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What's on the roof? HVAC incentives from CleanBC

Image of Richmond, B.C. from above
A new program from CleanBC makes it easy for small and medium-sized B.C. businesses to access incentives to reduce GHG emissions in buildings, with an emphasis on a switch from gas-powered HVAC to rooftop heat pumps.

New Commercial Express program targets GHG savings for smaller businesses

The mighty heat pump is front and centre in a new CleanBC program aimed at convincing small and medium-sized B.C. businesses to cut their GHG emissions through a switch from gas to an efficient electric HVAC option.

The CleanBC Commercial Express program also includes an incentive to wean restaurants off gas in favour of electric induction cooktops, but the program focus is on replacing gas HVAC and hot water heating in the following building types:

  • Small offices
  • Strip mall retail
  • Restaurants and food services
  • Small 1-2-storey warehouses
  • Gymnasiums
  • Larger retail warehouses
  • Multi-unit residential buildings

Key to the offering is simplicity, and no up-front costs, for the customer

There's not a big ask of customers, other than showing initial interest in a heating/cooling technology switch, and completing a short online questionnaire.

"If customers are predominantly using natural gas for their space and hot water heating, we'd like them to explore switching to more electrified, clean systems," says Oscar Ceron, senior program manager with BC Hydro.

The program is funded by the B.C. and federal governments, and is administered by BC Hydro.

CleanBC small buildings energy coach Daniel Coffey says the "express" aspect of the program is the reduced effort required by customers, who only need to answer some basic questions – such as square footage, age and location of the building, and existing systems – before handing the application over to BC Hydro. Once incentives are calculated and presented to the customer, they'll have up to nine months to get the work done by a contractor to qualify for and receive those incentives once completed.

"I think there will be a good appetite for this program, especially because there's no energy study requirement," says Coffey. "Out in the field over the past year, I found customers were somewhat apprehensive about paying money for a study, especially during the COVID-19 pandemic. They weren't keen on spending money if they thought they might get no return out of it."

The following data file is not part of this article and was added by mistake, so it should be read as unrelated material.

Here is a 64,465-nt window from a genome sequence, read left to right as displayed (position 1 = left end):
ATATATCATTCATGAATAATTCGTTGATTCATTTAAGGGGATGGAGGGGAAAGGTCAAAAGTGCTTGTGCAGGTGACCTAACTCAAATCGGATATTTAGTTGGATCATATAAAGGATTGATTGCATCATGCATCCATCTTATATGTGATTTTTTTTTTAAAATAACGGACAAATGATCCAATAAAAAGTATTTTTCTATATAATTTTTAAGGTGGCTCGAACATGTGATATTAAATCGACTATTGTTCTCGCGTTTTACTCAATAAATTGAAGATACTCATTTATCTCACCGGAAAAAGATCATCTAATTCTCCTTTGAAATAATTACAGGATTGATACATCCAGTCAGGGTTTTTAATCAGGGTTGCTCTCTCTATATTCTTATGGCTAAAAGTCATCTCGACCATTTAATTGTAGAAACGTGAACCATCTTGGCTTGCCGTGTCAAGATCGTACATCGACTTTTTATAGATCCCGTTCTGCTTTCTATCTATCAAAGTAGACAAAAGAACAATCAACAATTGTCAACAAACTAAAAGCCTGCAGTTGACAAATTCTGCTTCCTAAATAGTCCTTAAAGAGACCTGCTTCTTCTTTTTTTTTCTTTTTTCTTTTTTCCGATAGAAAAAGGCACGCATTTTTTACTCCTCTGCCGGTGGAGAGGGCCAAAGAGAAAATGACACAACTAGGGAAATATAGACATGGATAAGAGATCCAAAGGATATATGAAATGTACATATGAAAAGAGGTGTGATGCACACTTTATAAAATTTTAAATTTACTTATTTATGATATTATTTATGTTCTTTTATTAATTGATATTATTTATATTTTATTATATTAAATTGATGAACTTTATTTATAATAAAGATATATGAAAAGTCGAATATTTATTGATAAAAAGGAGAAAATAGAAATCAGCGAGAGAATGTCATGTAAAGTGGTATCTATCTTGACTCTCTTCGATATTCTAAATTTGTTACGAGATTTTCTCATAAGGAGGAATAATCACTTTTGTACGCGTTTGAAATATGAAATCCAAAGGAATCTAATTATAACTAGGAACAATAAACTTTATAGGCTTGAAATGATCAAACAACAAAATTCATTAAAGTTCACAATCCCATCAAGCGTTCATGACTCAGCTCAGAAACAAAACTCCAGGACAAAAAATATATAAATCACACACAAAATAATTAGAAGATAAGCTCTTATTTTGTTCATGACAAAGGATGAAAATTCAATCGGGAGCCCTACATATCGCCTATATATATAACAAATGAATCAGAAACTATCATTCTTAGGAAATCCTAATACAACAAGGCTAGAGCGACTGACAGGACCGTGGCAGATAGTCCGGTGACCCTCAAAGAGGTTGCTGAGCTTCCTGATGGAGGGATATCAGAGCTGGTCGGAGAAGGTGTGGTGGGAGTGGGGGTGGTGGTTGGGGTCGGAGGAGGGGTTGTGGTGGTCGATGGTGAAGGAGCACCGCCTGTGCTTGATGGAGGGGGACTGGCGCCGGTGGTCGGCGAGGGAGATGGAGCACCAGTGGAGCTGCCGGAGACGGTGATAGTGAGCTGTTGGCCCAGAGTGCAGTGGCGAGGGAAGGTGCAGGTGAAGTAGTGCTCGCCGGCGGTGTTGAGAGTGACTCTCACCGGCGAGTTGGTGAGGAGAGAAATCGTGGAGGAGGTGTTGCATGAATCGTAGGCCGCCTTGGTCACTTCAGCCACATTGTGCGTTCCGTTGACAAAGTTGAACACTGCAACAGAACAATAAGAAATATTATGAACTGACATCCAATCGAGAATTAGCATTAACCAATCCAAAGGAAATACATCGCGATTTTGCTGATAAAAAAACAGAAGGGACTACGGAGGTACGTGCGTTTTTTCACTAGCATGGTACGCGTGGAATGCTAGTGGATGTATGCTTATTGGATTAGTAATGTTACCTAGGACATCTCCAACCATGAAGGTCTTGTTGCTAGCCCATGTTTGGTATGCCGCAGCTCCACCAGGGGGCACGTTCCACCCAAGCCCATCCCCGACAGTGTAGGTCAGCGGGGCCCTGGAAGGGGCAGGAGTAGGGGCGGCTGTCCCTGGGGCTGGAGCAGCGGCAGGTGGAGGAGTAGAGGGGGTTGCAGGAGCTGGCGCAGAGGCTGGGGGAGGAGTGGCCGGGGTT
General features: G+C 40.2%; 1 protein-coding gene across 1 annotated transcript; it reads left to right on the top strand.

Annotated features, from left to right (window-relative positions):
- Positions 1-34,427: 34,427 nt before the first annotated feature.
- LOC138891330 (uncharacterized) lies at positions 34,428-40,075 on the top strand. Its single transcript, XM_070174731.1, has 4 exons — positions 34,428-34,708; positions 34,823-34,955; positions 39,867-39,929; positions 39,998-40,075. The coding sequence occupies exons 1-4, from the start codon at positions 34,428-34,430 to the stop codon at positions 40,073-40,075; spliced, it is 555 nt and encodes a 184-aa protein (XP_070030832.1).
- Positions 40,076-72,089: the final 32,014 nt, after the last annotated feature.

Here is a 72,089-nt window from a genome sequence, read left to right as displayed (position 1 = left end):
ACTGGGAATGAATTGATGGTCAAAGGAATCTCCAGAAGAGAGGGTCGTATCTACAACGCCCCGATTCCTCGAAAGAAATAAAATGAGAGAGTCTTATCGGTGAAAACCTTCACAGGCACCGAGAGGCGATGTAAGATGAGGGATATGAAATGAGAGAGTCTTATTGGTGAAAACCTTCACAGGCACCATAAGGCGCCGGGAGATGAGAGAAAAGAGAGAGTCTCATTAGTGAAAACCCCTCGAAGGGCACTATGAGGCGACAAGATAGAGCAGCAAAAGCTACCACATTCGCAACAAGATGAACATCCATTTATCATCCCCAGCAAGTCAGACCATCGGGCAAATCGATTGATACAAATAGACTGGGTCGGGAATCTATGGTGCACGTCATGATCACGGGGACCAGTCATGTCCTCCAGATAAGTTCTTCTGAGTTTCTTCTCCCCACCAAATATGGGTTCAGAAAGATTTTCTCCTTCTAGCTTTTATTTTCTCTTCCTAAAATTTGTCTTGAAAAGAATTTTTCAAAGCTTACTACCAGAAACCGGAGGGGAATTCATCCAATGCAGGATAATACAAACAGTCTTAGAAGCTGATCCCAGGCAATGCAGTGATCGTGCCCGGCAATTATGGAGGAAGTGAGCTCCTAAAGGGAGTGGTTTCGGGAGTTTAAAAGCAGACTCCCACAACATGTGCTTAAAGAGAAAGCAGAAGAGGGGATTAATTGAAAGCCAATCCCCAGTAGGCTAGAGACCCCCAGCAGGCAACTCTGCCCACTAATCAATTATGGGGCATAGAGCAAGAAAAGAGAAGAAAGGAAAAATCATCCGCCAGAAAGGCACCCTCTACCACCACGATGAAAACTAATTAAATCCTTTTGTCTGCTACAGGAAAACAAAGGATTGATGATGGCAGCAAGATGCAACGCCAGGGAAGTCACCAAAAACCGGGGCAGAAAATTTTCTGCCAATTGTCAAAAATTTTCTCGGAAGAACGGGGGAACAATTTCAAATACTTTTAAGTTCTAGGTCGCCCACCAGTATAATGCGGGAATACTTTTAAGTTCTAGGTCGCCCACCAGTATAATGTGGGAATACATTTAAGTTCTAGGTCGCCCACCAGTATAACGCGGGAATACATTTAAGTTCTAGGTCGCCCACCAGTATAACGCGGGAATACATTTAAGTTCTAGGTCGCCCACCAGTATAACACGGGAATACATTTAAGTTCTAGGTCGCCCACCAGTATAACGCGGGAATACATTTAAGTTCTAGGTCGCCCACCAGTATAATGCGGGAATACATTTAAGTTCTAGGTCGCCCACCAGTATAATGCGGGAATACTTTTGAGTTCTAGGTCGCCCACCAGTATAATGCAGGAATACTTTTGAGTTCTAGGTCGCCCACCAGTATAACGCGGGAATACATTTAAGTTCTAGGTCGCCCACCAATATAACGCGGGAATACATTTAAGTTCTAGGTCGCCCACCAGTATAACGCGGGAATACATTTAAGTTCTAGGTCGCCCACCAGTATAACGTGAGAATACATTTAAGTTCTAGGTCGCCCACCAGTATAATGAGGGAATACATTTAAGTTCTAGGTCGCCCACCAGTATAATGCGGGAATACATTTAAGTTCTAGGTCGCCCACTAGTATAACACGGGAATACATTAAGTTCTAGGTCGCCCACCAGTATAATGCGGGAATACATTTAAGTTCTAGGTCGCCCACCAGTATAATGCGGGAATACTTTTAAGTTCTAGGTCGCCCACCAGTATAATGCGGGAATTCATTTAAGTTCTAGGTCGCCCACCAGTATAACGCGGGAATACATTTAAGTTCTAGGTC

The Commercial Express offer complements other existing offers such as CleanBC's Custom-Lite program, where businesses are eligible for incentives covering up to 50% of an energy study (to a maximum of $2,000) along with custom capital funding incentives based on the amount of GHG reductions. Customers will have a choice on which offer best suits them.

The goal with a fuel switching replacement is to come up with an electric heat pump solution efficient enough to offset the difference in fuel costs between gas and electricity. Coffey believes that the long-term benefits of heat pumps – which can be four times more efficient than a gas equivalent – can combine with Clean BC incentives that offset the equipment purchase, to make for a compelling switch to an electric option.

Coffey says the "sweet spot" will be customers whose HVAC systems are at or near time for replacement.

"If their equipment is nearing end of life and they need to replace it anyway, why not go for the cleaner option?," says Coffey. "Depending on your specific building project scenario, the customer can receive up to $100,000 in incentives, making it a good time to make the switch."

Work is open to all contractors, but Alliance members have an inside track

Purchase and installation of equipment is open to all qualified contractors, but BC Hydro Alliance of Energy Professionals members will be getting training and information on the program in the coming weeks. They'll also be pivotal in getting the word out about Commercial Express with their existing customers.

Again, the limited up-front ask of the customers is key.

"These are small and medium size businesses with limited staff and resources," says Ceron. "Their expertise is in their business and in fairness to them, why would they be experts in HVAC systems? They're just trying to deliver their products and services to their clients and be profitable, and given what's happened over recent months this is increasingly challenging."

Energy coach Coffey, who has specific training in HVAC systems, will be available to customers to answer any technical questions or other concerns they might have with the application process.